Back at the ranch (livestock farm)-the one in Crawford, Texas-President Bush continued to issue mixed signals on Iraq. He finally promised to consult allies and Congress before going to war, and signaled an attack isn’t coming right now ("I’m a patient man"). But so far there has been little consensus-building, even as the administration talks of "regime change" and positions troops in the gulf. Bush’s team also ridiculed the press for giving so much coverage to the Iraq issue. Defense Secretary Rumsfeld called it a "frenzy," and Press Secretary Ari Fleischer dismissed it as "self-inflicted silliness." But as Michael Hirsh notes in our lead story, much of the debate has been inside the Republican Party, where important voices of experience argue Bush needs to prepare domestic and world opinion and think through the global consequences before moving forward. With so much at stake, the media shouldn’t pay attention? Now who’s being silly?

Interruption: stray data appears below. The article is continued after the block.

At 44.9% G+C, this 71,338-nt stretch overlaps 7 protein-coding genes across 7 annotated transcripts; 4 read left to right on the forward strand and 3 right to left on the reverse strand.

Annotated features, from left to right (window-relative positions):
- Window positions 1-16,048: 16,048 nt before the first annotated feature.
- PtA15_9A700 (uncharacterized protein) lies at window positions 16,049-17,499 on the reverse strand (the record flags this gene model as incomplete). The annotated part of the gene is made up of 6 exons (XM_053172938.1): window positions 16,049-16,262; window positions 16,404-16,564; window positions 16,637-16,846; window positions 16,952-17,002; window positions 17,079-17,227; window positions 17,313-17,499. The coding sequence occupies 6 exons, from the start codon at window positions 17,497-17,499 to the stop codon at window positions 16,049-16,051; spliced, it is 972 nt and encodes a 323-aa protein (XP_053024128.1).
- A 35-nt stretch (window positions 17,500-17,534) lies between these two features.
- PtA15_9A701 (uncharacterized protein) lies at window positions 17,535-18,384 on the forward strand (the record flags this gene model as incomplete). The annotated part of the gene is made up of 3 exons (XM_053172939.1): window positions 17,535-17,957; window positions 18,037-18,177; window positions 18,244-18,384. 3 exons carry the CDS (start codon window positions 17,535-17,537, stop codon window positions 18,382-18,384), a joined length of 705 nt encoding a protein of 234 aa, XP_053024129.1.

31. Faced with diversified issues of injustice, Dr. Phil McGraw advised that people should __.
   [A] strongly voice their condemnation of those responsible
   [B] directly probe the root of their victimization
   [C] carefully examine their own problems
   [D] sincerely express their sympathy for the victims
   32. One possible response, when the program "Dr. Phil" was first presented on TV, that people were afraid of was _____.
   [A] suspicion
   [B] satisfaction
   [C] indifference
   [D] indignation
   33. The word "tough"(Line 7, Paragraph 2) most probably means_____.
   [A] piercing to the truth
   [B] using vulgar language
   [C] mean and hostile
   [D] difficult to understand
   34. The author advises the public to _____.
   [A] leave out factors such as unconscious impulses
   [B] draw lessons of their own from September 11